Major Battery Recall Raises Concern
by Isidor Buchmann
When Sony introduced the first
lithium-ion battery in 1991, they
knew of the potential safety risks. A
recall of the previously released
rechargeable metallic lithium battery
was a bleak reminder of the discipline
one must exercise when dealing
with this high energy-dense battery
Pioneering work for the lithium
battery began in 1912 by G. N. Lewis.
It was not until the early 1970s when
the first non-rechargeable lithium batteries became commercially available.
Attempts to develop rechargeable
lithium batteries followed in the
eighties. These early models were
based on metallic lithium and offered
very high energy density.
However, inherent instabilities of
lithium metal, especially during
charging, put a damper on the development. The cell had the potential of
a thermal run-away. The temperature
would quickly rise to the melting point
of the metallic lithium and cause a
violent reaction. A large quantity of
rechargeable lithium batteries sent to
Japan had to be recalled in 1991 after
the pack in a cellular phone released
hot gases and inflicted burns to a
Because of the inherent instability
of lithium metal, research shifted to a
non-metallic lithium battery using lithium ions. Although slightly lower in
energy density, the lithium-ion system
is safe, providing certain precautions
are met when charging and discharging. Today, lithium-ion is one of the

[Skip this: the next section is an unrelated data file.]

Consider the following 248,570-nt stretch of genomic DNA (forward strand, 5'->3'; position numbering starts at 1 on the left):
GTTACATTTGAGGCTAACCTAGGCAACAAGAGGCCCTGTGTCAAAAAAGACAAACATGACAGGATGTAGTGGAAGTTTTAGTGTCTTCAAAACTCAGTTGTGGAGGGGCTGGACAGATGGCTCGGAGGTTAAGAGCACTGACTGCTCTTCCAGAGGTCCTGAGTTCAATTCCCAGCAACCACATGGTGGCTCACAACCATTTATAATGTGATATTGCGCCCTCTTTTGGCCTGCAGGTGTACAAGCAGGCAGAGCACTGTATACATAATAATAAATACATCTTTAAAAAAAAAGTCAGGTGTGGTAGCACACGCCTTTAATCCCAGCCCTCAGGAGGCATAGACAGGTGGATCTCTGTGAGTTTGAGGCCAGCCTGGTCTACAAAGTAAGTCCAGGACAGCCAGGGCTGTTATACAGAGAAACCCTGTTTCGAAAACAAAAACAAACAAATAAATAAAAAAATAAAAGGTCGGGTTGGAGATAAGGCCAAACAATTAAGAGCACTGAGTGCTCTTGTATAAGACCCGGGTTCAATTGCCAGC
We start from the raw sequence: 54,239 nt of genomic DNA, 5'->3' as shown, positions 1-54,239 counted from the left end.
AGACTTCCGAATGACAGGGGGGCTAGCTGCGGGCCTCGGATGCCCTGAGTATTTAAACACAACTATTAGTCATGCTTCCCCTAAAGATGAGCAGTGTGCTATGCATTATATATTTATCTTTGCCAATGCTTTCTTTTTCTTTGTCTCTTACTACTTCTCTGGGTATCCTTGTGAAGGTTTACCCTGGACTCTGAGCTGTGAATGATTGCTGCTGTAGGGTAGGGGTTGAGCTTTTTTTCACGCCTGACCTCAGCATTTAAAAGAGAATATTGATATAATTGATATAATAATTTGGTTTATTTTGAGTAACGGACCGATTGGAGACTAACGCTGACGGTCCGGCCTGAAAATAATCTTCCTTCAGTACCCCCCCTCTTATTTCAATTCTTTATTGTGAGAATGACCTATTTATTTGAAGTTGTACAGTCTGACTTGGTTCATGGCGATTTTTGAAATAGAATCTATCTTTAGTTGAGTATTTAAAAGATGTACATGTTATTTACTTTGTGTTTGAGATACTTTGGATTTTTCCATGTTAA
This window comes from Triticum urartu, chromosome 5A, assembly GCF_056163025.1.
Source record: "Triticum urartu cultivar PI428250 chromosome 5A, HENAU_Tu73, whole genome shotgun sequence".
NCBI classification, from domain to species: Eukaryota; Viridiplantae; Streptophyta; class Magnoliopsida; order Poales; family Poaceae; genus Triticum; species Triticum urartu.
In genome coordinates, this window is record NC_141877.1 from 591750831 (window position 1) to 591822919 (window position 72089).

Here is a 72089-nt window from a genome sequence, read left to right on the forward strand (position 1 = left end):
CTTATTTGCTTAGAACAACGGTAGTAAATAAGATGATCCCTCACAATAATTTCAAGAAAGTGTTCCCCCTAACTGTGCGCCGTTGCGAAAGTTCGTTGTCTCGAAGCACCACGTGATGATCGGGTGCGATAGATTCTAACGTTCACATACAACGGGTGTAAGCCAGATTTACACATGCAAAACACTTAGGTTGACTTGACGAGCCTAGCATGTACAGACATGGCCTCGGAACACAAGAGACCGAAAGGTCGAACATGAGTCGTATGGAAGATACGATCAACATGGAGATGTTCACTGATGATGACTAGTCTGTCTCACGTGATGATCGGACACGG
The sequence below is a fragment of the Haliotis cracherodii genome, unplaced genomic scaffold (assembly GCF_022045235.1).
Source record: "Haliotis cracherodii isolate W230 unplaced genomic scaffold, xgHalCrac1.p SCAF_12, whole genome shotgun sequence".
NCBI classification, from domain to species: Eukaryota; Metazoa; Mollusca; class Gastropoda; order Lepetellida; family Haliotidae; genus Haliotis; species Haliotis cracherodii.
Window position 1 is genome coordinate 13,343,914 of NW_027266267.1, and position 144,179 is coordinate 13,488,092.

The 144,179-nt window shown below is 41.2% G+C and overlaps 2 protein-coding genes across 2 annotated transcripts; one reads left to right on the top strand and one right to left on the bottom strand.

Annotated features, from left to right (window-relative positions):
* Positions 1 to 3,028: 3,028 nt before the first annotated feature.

most successful and safe battery
chemistries available. Two billion cells
are produced every year.
Lithium-ion holds twice the
energy of a nickel-based battery and
four-times that of lead acid. Lithium-ion is a low maintenance system, an
advantage that most other chemistries
FIGURE 1. A cell
phone with a no-brand
battery that vented with
flame while charging in
the back of a car.
cannot claim. There is no memory and
the battery does not require
scheduled cycling to prolong its life.
Nor does lithium-ion have the
sulfation problem of lead acid that
occurs when the battery is stored
without periodic topping charge.
Lithium-ion has a low self-discharge
and is environmentally friendly.
Disposal causes minimal harm.
With the high usage of lithium-ion
in cell phones, digital cameras, and
laptops, there are bound to be issues.
A one-in-200,000 failure rate triggered
a recall of almost six million lithium-ion packs used in laptops manufactured by Dell and Apple. Heat-related
battery failures are taken very
seriously and manufacturers chose a
conservative approach. The decision
to replace the batteries puts the
consumer at ease and lawyers at bay.
Let’s now take a look at what’s behind
Sony Energy Devices (Sony), the
maker of the lithium-ion cells in
question, says that on rare occasions
microscopic metal particles may
come into contact with other parts of
the battery cell, leading to a short circuit within the cell. Although battery
manufacturers strive to minimize the
presence of metallic particles,
complex assembly techniques make
the elimination of all metallic dust
nearly impossible. Energy dense cells
with ultra-thin separators are more
susceptible to impurities than older
designs with lower Ah ratings.
A mild short will only cause an
elevated self-discharge. Little heat is
generated because the discharging
energy is very low. If, however,
enough microscopic metal particles
converge on one spot, a major electrical short can develop and a sizable